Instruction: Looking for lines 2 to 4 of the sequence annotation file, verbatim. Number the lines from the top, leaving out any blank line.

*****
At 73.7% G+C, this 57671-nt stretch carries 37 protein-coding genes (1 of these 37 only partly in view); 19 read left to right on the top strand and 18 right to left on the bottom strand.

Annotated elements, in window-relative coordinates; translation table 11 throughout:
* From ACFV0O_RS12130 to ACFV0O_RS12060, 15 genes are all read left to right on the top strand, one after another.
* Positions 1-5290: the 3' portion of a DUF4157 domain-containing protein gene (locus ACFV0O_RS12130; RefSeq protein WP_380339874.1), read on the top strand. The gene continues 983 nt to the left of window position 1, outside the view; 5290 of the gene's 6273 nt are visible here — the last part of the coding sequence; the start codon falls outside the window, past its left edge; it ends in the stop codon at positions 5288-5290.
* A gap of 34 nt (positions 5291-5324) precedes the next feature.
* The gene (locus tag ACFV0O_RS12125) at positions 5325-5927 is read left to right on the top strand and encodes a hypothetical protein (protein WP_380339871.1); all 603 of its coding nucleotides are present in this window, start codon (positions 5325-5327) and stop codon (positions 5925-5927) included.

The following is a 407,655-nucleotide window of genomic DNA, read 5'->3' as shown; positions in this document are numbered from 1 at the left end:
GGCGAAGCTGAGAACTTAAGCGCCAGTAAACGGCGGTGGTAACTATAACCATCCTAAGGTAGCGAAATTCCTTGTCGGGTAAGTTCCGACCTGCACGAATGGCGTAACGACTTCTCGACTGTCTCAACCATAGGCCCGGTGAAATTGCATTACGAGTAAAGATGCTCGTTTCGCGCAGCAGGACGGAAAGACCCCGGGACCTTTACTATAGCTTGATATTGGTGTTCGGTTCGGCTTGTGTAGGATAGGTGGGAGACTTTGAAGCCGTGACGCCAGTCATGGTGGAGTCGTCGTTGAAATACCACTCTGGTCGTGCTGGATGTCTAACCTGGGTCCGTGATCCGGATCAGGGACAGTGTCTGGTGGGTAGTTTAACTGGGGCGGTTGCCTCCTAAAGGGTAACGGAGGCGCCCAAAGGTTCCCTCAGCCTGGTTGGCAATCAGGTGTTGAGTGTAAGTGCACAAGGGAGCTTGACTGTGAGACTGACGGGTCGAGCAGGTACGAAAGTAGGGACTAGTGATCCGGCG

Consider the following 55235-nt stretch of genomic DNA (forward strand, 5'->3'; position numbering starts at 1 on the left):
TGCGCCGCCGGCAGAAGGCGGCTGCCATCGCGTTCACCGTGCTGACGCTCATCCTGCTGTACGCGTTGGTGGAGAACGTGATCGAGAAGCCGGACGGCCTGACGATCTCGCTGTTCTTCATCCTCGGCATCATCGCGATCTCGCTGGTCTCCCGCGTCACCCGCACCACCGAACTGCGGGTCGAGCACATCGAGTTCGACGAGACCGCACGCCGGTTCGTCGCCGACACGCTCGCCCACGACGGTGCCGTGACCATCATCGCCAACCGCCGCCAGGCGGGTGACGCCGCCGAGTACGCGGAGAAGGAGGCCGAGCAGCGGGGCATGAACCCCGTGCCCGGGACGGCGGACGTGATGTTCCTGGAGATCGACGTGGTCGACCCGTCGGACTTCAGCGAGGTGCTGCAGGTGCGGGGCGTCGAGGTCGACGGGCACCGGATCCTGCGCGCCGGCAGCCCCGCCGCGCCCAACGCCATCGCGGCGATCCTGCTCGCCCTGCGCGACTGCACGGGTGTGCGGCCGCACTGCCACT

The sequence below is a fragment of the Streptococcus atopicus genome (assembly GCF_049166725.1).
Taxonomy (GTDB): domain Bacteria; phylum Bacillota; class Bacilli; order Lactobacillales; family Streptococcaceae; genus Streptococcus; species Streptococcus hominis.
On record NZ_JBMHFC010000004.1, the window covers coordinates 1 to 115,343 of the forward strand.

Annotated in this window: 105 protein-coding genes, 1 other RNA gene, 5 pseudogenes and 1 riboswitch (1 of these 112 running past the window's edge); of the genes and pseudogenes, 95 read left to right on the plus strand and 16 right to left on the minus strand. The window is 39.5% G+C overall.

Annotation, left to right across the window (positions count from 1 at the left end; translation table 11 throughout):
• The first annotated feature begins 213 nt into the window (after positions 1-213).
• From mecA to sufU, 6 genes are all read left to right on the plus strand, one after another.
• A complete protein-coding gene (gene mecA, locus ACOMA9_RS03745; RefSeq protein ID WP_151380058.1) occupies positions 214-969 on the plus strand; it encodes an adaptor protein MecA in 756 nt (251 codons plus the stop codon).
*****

Annotated elements, in window-relative coordinates; translation table 11 throughout:
* From ACFV0O_RS12130 to ACFV0O_RS12060, 15 genes are all read left to right on the top strand, one after another.
* Positions 1-5290: the 3' portion of a DUF4157 domain-containing protein gene (locus ACFV0O_RS12130; RefSeq protein WP_380339874.1), read on the top strand. The gene continues 983 nt to the left of window position 1, outside the view; 5290 of the gene's 6273 nt are visible here — the last part of the coding sequence; the start codon falls outside the window, past its left edge; it ends in the stop codon at positions 5288-5290.